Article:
Gulf Air Rules out ‘for the Moment’ Human Error as Crash Cause
Gulf Air said Friday that it has ruled out "for the moment" the suggestion that human error had caused the crash of an Airbus A320 in the Gulf off Bahrain, in which all 143 people on board died.
"For the moment, it is not the pilot error," which caused Wednesday's accident, chief pilot of Gulf Air's A320 fleet, Captain Hameed Ali, told a press conference.
Contrary to reports given by the Bahrain aviation authorities earlier, Ali said the plane had made only one attempt to land before it crashed.
The civil aviation authorities have said several times that the accident happened on its third attempt.
"The plane made only one attempt," Ali said, adding that the pilot requested permission to circle the runway.
"The pilot commenced a go-around ... and the plane disappeared from radar at one nautical mile from the airport," he said.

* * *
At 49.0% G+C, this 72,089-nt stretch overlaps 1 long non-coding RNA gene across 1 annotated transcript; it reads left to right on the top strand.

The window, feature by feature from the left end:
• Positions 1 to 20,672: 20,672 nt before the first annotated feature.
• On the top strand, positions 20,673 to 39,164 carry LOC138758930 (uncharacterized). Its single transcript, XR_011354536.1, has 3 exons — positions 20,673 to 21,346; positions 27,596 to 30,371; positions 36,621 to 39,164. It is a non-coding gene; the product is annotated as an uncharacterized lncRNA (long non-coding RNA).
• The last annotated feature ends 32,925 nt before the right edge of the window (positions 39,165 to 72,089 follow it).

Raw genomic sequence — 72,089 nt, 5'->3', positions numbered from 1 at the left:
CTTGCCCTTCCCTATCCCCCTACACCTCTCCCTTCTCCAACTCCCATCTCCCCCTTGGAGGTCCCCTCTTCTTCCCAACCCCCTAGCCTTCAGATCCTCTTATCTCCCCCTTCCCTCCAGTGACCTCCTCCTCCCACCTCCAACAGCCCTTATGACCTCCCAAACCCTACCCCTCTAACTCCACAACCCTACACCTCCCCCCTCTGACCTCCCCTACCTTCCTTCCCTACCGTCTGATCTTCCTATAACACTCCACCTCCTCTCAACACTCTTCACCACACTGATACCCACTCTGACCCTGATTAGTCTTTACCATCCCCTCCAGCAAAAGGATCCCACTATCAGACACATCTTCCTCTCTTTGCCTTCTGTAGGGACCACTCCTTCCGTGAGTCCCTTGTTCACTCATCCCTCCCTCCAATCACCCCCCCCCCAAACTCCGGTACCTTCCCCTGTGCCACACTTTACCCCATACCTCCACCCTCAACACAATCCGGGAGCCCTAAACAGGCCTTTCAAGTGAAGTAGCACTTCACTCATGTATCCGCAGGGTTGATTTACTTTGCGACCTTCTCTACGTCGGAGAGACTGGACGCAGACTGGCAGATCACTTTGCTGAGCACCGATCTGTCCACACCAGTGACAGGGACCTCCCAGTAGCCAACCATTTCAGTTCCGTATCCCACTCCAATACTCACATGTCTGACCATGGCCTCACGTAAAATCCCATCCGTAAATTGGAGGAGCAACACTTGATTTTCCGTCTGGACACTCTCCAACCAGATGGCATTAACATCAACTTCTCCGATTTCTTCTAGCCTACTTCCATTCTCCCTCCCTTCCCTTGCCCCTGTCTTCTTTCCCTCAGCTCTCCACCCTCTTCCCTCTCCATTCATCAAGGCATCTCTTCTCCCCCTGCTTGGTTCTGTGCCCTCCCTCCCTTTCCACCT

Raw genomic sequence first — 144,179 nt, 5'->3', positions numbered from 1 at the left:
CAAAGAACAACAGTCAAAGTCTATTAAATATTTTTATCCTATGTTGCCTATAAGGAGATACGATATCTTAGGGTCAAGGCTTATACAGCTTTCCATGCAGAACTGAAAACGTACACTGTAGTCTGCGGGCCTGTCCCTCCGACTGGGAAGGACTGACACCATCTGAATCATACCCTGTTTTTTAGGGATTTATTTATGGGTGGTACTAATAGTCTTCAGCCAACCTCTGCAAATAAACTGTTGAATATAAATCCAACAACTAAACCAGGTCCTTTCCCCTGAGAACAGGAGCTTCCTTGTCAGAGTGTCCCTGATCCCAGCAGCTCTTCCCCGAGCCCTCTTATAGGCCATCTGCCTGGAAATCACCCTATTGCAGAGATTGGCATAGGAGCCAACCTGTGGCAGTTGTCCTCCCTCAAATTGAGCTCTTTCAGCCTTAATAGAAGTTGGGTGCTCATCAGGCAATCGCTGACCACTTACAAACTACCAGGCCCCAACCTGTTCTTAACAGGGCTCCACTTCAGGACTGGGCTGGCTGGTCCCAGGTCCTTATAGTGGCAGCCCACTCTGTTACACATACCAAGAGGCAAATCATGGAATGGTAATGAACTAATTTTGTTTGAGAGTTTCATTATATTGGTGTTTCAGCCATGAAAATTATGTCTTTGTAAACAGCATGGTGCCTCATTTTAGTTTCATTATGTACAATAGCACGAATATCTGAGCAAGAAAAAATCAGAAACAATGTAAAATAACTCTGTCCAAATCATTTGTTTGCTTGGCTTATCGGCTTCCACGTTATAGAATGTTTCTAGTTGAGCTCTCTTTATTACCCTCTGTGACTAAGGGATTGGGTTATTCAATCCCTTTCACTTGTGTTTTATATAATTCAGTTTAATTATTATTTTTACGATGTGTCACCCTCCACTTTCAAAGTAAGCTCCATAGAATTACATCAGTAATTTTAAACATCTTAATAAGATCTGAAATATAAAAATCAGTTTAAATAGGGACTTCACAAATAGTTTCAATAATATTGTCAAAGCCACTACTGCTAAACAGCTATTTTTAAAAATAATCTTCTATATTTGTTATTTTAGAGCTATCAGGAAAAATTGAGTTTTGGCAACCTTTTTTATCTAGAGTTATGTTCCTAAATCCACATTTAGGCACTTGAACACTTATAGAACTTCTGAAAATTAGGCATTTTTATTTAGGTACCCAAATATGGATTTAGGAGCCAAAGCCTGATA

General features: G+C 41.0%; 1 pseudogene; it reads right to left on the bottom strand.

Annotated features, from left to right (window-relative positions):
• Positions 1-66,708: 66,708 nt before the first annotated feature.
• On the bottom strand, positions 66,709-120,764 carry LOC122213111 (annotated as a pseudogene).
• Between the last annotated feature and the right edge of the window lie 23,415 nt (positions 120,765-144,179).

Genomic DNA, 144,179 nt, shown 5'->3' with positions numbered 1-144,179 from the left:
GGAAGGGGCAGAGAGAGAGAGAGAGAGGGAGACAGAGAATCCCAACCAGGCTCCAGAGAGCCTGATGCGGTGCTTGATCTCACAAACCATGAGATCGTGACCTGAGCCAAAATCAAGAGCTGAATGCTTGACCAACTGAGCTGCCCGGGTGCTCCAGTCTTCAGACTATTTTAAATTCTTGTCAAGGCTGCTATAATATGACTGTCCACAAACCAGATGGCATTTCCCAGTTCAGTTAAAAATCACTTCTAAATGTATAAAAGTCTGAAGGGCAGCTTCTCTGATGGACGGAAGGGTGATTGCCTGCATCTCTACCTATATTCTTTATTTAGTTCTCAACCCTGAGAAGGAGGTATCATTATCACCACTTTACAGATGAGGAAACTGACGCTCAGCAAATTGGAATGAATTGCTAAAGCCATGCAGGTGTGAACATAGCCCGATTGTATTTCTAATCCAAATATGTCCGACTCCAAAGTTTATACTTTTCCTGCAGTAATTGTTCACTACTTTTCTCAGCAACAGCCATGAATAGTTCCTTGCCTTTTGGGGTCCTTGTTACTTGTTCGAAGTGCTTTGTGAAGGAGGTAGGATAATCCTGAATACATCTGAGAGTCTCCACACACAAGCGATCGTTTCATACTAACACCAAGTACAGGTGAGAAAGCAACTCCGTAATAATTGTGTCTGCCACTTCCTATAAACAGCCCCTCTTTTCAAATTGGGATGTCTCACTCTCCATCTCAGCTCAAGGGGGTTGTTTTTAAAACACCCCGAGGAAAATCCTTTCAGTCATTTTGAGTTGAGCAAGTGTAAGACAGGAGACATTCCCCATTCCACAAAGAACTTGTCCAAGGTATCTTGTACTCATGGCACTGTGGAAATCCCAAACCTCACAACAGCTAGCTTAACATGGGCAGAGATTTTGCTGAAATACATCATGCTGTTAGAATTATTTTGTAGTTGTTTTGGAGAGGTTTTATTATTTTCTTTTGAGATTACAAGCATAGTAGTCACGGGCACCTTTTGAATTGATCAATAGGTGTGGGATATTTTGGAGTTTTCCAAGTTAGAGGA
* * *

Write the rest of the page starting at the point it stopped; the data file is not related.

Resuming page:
He said the control tower had not spotted any error in the plane's approach.
"It appeared to be normal; we are still trying to ascertain what went wrong," he said, adding that the pilot was not asked why he wanted to circle the runway.
Ali said the plane had come from Cairo "in good technical condition" and dismissed initial reports that a fire had broken out in one of the plane's engines.
He also said that 37-year-old Ihsan Shakeeb was a veteran pilot.
"The pilot was considered very experienced and he got 6,856 hours, and the minimum required is 4,000 hours," Ali said.
The Gulf Air captain had called the press conference to respond to reports in the Bahrain Tribune and on Emirati state television that pinpointed human error as the cause of the crash.
In the same press conference, Gulf Air director Sheikh Ahmed bin Seif al-Nahyan said the company would be giving each victim's family 25,000 dollars within the next few days.
"The payment will be considered as part of the final settlement of compensation arriving from the accident," Sheikh Nahyan said – MANAMA (AFP)
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